Luis seeks justice for Teo, while Shae goes up against North Carolina's strict abortion laws

By Sarene Leeds
April 02, 2017 at 11:00 PM EDT
Nicole Wilder/ABC
S3 E4
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It should be said right off the bat that this was a very difficult episode of American Crime to digest. Not so much because of its content — though that’s never been easy to swallow — but because, as we are officially at the midway point of the season, there was a lot thrown at the audience tonight, and it may just have been too much for one episode.

Case in point: In this single episode, we witnessed Shae undergo an emotionally draining battle against North Carolina’s strict abortion laws. We also watched Jeanette continue to butt heads with her dismissive in-laws and husband over the Hesby farms’ inhumane business practices. Each of those story lines provided enough material on its own, but in addition to those ongoing narratives, the fourth episode of American Crime‘s best season to date introduced a brand-new subplot featuring the return of series regulars Timothy Hutton and Lili Taylor as the wealthy Nicholas and Clair Coates. Nicholas’ furniture business is suffering in a similar fashion to that of the Hesby farms — he needs to cut costs without sacrificing the quality of his merchandise. Also suffering? The Coates’ marriage. So Clair’s decision to fly in a French-speaking nanny from Haiti (a giant added expense) will in all likelihood sow further seeds of discontent as the season continues, not to mention shine a light on an entirely different facet of the ongoing immigration issue.

As if all of that weren’t enough for us to absorb, tonight’s episode also ostensibly featured the conclusion of the Luis/Coy/Isaac plotline (I could be wrong, but that’s what it looks like), and it wasn’t for the faint of heart. Needless to say, there is a lot to unpack here, so let’s get started.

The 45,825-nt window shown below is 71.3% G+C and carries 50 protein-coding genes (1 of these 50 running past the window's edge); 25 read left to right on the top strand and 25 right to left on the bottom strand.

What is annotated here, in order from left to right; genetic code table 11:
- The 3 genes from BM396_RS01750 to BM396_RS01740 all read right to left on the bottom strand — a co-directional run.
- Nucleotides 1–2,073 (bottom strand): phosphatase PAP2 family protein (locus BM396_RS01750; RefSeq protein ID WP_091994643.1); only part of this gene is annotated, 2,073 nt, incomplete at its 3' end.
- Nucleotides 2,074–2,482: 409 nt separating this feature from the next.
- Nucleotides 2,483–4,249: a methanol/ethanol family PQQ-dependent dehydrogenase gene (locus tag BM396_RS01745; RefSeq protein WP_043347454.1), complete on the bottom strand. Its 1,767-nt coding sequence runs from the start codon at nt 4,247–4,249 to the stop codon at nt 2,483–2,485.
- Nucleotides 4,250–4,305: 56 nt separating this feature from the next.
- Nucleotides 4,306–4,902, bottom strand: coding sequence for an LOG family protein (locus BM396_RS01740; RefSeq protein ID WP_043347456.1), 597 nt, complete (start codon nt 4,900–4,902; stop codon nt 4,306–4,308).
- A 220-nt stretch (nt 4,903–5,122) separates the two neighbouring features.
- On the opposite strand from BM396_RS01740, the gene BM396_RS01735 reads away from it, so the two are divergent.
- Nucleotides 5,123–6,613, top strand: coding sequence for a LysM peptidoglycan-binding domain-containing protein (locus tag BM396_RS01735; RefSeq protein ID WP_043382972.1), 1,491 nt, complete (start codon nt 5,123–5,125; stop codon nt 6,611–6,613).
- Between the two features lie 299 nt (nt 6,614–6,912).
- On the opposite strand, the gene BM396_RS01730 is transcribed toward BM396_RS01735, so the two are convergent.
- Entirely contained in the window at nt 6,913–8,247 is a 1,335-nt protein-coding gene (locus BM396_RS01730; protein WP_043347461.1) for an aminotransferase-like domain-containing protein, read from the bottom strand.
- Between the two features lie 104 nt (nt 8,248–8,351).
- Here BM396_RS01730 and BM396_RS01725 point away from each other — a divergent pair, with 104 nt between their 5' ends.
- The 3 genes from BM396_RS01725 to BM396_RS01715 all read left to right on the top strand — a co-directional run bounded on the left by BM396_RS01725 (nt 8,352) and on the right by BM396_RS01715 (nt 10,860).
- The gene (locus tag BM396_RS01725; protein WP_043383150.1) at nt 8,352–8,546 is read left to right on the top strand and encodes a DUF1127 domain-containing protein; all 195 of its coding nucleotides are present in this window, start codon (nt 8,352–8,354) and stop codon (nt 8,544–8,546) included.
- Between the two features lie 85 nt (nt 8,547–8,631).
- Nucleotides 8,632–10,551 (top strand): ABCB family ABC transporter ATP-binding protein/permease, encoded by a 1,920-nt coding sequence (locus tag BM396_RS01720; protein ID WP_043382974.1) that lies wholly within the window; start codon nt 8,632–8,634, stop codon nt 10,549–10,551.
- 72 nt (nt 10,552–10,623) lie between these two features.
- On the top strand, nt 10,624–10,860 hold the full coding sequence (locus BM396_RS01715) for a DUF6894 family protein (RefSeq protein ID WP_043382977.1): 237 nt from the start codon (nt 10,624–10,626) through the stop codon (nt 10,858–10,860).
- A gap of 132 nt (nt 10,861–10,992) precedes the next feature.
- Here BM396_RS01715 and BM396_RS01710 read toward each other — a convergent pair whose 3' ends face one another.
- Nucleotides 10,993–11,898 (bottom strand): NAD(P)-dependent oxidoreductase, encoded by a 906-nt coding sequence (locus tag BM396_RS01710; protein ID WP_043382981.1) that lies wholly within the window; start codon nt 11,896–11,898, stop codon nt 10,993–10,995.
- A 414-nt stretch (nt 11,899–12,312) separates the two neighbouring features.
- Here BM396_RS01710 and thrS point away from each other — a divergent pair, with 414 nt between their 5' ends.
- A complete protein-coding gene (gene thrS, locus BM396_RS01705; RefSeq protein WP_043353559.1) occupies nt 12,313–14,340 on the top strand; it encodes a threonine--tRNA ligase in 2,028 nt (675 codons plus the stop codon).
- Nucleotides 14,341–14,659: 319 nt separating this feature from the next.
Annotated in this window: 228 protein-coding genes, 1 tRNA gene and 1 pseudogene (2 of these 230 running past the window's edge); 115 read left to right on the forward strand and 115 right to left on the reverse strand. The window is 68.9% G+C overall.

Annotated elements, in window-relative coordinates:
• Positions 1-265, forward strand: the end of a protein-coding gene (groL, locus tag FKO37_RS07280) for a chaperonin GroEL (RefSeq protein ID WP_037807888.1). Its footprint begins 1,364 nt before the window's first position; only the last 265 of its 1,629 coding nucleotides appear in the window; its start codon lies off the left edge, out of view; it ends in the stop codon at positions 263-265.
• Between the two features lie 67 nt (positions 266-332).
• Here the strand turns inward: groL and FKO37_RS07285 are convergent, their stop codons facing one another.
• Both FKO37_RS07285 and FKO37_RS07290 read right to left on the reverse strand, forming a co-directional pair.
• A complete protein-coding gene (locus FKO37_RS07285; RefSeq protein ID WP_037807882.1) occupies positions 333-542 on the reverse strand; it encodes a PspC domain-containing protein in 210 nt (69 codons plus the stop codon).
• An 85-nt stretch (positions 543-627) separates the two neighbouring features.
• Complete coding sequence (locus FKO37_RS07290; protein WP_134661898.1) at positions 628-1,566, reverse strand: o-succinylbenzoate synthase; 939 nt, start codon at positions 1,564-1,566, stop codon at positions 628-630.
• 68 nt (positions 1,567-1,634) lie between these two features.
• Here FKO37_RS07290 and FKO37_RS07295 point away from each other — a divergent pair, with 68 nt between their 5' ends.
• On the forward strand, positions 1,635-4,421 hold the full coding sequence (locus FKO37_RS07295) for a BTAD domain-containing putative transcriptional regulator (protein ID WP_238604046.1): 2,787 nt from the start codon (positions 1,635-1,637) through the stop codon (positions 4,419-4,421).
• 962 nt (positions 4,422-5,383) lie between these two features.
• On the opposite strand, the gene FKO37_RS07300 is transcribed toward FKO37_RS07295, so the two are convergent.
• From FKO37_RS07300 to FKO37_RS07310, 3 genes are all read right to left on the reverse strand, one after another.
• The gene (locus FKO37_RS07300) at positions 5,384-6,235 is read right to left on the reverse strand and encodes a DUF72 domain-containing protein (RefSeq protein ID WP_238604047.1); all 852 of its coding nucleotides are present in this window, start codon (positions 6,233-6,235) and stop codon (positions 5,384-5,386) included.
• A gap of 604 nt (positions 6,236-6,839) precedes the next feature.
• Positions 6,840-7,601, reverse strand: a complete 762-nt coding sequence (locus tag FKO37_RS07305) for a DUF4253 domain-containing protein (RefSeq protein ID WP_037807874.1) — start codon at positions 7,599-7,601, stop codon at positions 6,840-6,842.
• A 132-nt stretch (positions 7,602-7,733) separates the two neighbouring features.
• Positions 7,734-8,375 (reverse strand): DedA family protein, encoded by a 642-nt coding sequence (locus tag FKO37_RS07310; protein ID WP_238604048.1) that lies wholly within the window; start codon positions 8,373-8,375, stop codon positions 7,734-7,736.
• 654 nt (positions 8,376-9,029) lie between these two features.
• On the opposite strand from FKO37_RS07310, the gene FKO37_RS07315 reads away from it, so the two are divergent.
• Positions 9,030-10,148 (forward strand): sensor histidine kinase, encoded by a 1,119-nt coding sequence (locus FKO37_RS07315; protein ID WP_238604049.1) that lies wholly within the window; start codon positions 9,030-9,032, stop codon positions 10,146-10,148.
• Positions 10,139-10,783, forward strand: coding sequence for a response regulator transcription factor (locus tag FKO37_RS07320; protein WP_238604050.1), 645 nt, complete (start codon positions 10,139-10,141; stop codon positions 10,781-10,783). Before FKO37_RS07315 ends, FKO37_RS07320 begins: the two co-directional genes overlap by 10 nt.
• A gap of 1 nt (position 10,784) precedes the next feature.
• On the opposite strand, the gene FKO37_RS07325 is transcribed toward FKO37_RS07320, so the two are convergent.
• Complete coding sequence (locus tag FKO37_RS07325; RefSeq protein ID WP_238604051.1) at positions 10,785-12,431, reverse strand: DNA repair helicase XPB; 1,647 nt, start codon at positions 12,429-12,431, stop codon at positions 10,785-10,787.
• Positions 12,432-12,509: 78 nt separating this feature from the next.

Luis/Isaac/Coy

Whether following Luis’ border-crossing journey into American agricultural enslavement or Jeanette’s tireless campaign to incite change when it comes to farm workers’ basic human rights, American Crime is willing to make one thing perfectly clear: The United States is filled with countless faceless individuals who, even in death, remain that way.

By now, there is no need to tread carefully when it comes to Teo’s fate. In tonight’s pre-credits scene, Luis is tearfully identifying his son’s body at a local police station, leaving the rest of the episode to deal with the more pressing issue, which is the anger and frustration toward a system that would allow this to happen in the first place.

I do have one criticism of how American Crime handled the reveal of Teo’s killer, though. In last week’s episode, the jump-cut of Luis’ conversation with Teo’s friend, Itzel, to Diego Castillo, heavily suggested that he was the one who murdered Teo. And at the end of the episode, Luis watched in agony as Isaac brutally beat Coy in the fields, placing Diego’s brother in the pool of potential suspects as well. However, at the start of tonight’s episode, the “Previously on American Crime” montage featured Itzel naming Isaac as the one who beat Teo to death. This is something we did not see last week, so while it might have been a creative decision to include that admission just so we could start off the episode with the knowledge that Isaac killed Teo, it was still confusing.